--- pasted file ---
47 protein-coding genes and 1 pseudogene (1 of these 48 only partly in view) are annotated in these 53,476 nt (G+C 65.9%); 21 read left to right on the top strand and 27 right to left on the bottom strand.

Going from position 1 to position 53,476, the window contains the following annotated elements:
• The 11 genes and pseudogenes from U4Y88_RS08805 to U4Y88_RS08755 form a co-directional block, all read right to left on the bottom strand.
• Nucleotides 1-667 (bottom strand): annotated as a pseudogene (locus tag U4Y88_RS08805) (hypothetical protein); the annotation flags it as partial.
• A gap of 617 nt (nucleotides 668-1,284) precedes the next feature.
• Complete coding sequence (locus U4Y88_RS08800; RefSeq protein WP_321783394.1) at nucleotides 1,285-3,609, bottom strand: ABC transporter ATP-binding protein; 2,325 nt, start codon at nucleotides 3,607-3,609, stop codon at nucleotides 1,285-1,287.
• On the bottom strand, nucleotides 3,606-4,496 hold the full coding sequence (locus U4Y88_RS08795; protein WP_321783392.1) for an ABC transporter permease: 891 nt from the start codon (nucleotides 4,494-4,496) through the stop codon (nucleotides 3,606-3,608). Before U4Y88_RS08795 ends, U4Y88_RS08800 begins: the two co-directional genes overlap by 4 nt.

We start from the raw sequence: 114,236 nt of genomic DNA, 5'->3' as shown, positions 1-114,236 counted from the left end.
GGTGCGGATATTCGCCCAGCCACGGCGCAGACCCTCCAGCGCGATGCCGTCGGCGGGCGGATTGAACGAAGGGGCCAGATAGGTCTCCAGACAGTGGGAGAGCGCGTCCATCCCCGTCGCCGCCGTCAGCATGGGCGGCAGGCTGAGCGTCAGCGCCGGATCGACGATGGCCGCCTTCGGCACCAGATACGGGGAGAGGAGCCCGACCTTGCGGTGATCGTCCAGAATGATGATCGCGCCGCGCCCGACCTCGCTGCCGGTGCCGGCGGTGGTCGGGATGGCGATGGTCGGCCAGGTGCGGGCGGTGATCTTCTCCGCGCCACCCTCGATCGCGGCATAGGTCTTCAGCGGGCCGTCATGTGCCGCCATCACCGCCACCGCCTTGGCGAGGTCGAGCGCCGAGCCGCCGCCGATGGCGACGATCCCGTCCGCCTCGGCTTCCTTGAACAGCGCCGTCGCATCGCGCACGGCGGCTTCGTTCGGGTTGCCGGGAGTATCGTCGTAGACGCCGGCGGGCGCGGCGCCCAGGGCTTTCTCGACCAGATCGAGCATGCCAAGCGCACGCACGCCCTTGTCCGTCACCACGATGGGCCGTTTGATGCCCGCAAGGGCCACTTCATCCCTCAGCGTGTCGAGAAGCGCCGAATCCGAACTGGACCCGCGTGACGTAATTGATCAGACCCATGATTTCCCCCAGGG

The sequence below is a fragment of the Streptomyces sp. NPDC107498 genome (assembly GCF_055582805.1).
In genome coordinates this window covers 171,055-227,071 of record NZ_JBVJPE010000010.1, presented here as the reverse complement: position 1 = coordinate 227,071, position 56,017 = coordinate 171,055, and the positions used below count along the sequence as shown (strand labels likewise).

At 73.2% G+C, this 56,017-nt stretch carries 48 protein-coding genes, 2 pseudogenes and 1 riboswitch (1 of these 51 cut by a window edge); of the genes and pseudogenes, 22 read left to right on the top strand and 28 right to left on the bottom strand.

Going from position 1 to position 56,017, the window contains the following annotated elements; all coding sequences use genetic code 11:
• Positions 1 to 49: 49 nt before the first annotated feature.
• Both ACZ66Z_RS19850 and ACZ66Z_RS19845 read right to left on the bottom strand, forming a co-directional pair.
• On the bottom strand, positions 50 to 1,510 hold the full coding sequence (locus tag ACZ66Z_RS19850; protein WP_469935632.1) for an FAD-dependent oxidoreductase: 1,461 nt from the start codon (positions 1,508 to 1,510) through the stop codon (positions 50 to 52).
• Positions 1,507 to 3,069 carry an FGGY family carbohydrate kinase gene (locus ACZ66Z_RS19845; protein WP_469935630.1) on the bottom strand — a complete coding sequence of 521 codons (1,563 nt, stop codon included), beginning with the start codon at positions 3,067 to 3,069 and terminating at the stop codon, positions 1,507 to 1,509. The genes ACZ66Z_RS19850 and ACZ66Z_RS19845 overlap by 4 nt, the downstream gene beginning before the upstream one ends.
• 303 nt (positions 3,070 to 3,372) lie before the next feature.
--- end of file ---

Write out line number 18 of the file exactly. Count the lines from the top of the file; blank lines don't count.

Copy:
• 303 nt (positions 3,070 to 3,372) lie before the next feature.